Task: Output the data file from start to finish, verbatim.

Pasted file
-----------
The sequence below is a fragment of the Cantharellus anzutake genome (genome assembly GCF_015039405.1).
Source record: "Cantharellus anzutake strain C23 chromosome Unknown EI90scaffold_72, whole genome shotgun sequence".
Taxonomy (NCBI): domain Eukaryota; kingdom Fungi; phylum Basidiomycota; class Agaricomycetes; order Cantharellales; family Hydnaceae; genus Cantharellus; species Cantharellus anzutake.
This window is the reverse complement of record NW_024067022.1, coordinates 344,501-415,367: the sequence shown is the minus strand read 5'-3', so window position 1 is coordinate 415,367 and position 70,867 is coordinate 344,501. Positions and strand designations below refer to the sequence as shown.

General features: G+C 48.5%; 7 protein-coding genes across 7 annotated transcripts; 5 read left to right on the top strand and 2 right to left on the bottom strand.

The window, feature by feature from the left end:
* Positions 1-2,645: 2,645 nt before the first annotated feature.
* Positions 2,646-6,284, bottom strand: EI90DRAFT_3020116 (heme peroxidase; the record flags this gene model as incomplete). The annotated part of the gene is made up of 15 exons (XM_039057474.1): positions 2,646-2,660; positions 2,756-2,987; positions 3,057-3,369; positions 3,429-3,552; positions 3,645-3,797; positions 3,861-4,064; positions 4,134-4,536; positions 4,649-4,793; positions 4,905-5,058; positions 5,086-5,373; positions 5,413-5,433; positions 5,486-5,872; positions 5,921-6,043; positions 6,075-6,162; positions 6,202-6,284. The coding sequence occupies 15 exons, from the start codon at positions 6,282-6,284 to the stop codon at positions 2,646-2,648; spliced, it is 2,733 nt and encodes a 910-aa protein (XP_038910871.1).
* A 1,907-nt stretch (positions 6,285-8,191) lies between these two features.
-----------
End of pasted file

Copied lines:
The sequence below is a fragment of the Cantharellus anzutake genome (genome assembly GCF_015039405.1).
Source record: "Cantharellus anzutake strain C23 chromosome Unknown EI90scaffold_72, whole genome shotgun sequence".
Taxonomy (NCBI): domain Eukaryota; kingdom Fungi; phylum Basidiomycota; class Agaricomycetes; order Cantharellales; family Hydnaceae; genus Cantharellus; species Cantharellus anzutake.
This window is the reverse complement of record NW_024067022.1, coordinates 344,501-415,367: the sequence shown is the minus strand read 5'-3', so window position 1 is coordinate 415,367 and position 70,867 is coordinate 344,501. Positions and strand designations below refer to the sequence as shown.

General features: G+C 48.5%; 7 protein-coding genes across 7 annotated transcripts; 5 read left to right on the top strand and 2 right to left on the bottom strand.

The window, feature by feature from the left end:
* Positions 1-2,645: 2,645 nt before the first annotated feature.
* Positions 2,646-6,284, bottom strand: EI90DRAFT_3020116 (heme peroxidase; the record flags this gene model as incomplete). The annotated part of the gene is made up of 15 exons (XM_039057474.1): positions 2,646-2,660; positions 2,756-2,987; positions 3,057-3,369; positions 3,429-3,552; positions 3,645-3,797; positions 3,861-4,064; positions 4,134-4,536; positions 4,649-4,793; positions 4,905-5,058; positions 5,086-5,373; positions 5,413-5,433; positions 5,486-5,872; positions 5,921-6,043; positions 6,075-6,162; positions 6,202-6,284. The coding sequence occupies 15 exons, from the start codon at positions 6,282-6,284 to the stop codon at positions 2,646-2,648; spliced, it is 2,733 nt and encodes a 910-aa protein (XP_038910871.1).
* A 1,907-nt stretch (positions 6,285-8,191) lies between these two features.